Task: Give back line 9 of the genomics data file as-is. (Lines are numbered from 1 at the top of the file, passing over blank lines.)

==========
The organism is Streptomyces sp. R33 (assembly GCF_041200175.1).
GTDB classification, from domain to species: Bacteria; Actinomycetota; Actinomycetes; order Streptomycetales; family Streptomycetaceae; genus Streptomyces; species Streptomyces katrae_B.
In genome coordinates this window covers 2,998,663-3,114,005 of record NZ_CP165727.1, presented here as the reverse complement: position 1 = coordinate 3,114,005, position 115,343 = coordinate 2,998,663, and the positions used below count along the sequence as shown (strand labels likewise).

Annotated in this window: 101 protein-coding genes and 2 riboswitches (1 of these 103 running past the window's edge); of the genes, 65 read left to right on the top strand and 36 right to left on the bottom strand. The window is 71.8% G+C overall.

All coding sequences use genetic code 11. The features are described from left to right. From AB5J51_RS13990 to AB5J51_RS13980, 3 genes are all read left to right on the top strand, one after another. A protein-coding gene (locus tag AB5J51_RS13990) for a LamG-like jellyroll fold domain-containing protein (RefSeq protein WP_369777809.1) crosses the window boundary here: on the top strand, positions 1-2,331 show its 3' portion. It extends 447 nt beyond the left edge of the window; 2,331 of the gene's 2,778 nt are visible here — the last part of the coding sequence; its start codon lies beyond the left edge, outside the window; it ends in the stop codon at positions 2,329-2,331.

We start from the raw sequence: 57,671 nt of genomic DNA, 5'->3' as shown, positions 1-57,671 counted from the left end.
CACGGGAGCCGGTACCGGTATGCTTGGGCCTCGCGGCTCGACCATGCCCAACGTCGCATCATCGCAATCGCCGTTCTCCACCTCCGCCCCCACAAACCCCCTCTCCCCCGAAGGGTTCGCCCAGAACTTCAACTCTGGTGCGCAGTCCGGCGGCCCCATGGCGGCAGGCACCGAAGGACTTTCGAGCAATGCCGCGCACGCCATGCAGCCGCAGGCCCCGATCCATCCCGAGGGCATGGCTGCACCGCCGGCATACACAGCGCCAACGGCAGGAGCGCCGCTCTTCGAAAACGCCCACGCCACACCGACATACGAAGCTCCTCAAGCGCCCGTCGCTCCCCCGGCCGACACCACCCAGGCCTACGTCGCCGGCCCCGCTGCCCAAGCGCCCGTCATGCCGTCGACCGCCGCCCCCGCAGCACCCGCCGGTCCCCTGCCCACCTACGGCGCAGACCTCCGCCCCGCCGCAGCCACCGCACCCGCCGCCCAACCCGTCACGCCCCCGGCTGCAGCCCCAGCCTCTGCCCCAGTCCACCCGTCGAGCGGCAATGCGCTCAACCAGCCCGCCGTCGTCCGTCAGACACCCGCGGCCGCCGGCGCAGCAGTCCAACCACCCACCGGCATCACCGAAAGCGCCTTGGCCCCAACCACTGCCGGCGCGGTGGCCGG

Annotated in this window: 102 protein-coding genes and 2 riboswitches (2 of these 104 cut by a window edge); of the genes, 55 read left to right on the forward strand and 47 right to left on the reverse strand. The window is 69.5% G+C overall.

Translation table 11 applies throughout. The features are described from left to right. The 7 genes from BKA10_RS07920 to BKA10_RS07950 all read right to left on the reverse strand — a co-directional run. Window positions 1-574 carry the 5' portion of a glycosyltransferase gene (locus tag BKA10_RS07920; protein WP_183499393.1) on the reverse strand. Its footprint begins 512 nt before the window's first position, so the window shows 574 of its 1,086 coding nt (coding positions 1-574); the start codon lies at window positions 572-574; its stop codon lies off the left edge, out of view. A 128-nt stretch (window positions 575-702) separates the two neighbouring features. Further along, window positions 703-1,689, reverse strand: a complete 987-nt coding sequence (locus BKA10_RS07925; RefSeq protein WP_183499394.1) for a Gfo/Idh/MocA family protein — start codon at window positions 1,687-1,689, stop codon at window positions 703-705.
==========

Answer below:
Translation table 11 applies throughout. The features are described from left to right. The 7 genes from BKA10_RS07920 to BKA10_RS07950 all read right to left on the reverse strand — a co-directional run. Window positions 1-574 carry the 5' portion of a glycosyltransferase gene (locus tag BKA10_RS07920; protein WP_183499393.1) on the reverse strand. Its footprint begins 512 nt before the window's first position, so the window shows 574 of its 1,086 coding nt (coding positions 1-574); the start codon lies at window positions 572-574; its stop codon lies off the left edge, out of view. A 128-nt stretch (window positions 575-702) separates the two neighbouring features. Further along, window positions 703-1,689, reverse strand: a complete 987-nt coding sequence (locus BKA10_RS07925; RefSeq protein WP_183499394.1) for a Gfo/Idh/MocA family protein — start codon at window positions 1,687-1,689, stop codon at window positions 703-705.